April 14, 2009 While Orwell’s 1984 suggested that human surveillance and tracking would be an integral part of a dystopian future, the reality looks to be quite different, with people quickly embracing GPS technology and the myriad of uses such technology provides. The last few years has seen a range of tracking devices that use GPS to keep track of everything from products and pets to loved ones. The latest player to enter the field is South Korea electronics company Cuman with its range of tracking devices, which picked up the Editor’s List Award recently at CeBIT 2009.

The model drawing the most attention from Cuman's small range of personal trackers is the CP-100G. Cuman describes the white patch-type tracker as a P2P solution – no, it can’t be used to download pirated movies over Peer to Peer networks. In this case, P2P stands for a person-to-person application. This means it does not require an operation center to report the location of whatever it is being tracked to the user. Using SMS or TCP-IP, the tracker's location can be reported directly to a PDA, PC or mobile phone. Since the software is free and the P2P solution enables the unit to link to a freeware Google map, there is no service charge for using the tracking service. Cuman’s range of devices also includes the CW-100G, which manages to cram a tracking device into a wristwatch – just the sneaky thing to keep track of little Jimmy without him knowing.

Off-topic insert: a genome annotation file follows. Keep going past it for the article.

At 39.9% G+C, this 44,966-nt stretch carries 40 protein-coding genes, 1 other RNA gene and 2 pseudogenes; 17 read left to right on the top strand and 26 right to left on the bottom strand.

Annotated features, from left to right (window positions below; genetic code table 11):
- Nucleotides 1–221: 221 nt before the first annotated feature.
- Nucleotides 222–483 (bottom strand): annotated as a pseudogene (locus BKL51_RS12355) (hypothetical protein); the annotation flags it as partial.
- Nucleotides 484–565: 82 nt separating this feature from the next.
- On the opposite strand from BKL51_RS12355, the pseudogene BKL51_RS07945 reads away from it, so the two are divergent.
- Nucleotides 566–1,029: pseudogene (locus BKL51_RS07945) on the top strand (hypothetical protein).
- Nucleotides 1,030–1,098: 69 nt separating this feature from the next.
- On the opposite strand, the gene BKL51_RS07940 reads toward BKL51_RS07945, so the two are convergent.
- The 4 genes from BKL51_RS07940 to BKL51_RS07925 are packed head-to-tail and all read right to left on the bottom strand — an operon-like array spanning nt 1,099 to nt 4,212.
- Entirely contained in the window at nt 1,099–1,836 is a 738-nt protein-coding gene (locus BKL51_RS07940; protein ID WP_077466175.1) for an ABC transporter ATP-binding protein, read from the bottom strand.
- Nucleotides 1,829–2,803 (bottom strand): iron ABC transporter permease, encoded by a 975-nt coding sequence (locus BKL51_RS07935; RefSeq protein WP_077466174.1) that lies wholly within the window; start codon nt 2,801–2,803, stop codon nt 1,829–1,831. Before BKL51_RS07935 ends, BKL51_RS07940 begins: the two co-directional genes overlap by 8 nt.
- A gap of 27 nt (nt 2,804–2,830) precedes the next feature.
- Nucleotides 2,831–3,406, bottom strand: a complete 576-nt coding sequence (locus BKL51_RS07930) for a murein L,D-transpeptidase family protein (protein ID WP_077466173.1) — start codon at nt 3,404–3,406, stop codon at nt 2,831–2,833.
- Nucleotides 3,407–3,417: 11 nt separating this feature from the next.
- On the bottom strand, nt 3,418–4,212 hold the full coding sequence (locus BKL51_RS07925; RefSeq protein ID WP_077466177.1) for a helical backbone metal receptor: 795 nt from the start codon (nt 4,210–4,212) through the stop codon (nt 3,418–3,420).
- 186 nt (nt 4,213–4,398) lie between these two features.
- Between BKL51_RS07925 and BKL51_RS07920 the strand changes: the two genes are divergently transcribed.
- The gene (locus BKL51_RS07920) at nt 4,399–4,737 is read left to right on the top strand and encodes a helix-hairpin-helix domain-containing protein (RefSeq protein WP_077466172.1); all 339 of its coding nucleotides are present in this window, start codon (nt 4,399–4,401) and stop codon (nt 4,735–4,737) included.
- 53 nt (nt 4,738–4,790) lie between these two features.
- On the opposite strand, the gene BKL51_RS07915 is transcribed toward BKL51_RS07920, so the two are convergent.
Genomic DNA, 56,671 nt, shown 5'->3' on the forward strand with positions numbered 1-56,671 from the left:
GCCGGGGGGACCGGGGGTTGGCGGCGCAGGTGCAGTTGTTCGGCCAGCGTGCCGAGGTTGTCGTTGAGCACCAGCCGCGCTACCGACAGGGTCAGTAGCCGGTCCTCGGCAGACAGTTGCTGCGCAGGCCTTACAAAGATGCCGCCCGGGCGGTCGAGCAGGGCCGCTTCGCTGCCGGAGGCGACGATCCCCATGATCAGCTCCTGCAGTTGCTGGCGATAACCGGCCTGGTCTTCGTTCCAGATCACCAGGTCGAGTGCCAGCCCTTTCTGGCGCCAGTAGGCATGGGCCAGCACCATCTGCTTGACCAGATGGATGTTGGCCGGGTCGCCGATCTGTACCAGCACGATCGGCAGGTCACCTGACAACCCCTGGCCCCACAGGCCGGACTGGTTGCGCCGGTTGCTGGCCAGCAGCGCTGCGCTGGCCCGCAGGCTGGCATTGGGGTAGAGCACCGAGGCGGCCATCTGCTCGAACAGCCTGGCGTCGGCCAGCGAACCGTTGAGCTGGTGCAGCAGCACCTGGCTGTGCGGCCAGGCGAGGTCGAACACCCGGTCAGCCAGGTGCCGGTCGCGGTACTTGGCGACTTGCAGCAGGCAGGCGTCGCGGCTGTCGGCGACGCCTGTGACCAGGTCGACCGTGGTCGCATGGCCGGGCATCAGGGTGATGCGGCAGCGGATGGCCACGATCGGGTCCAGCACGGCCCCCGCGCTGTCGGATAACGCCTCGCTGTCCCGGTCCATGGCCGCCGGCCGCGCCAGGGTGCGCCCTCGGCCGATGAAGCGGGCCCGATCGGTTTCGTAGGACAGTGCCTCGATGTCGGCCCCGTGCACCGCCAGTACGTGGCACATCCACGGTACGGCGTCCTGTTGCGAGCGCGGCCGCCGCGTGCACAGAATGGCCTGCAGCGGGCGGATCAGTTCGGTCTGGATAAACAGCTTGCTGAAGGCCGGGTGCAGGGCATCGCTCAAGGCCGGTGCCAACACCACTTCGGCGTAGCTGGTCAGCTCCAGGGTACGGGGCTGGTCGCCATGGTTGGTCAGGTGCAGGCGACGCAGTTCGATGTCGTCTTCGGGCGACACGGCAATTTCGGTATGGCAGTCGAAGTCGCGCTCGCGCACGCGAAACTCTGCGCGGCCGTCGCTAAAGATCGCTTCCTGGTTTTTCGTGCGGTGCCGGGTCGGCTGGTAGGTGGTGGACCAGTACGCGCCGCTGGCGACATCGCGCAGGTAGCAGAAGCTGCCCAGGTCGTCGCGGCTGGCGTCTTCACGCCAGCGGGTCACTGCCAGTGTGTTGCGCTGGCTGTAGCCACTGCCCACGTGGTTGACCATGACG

The devices run for up to 72 hours on a single charge of their Li-ion battery and include an SOS button that can be programmed to send a location and emergency message to pre-assigned agencies or parents. Additionally, through the use of a customizable "Geo Fence", the devices will send out an alert when the unit goes beyond a pre-set safety zone. The patch-type CP-100G includes USB port and SIMM slot, measures 40 x 30 x 17mm and weighs 26g, while the wristwatch CW-100G measures just 39.5mm in diameter and 17.5mm in height.

Cuman was at CeBIT to attract distributors for their products and judging by the numbers their booth attracted it won’t be long before we see Cuman’s range of tracking devices on store shelves and parents will never have to rely on trust to know where their offspring are again.

Darren Quick

Source: Korea IT Times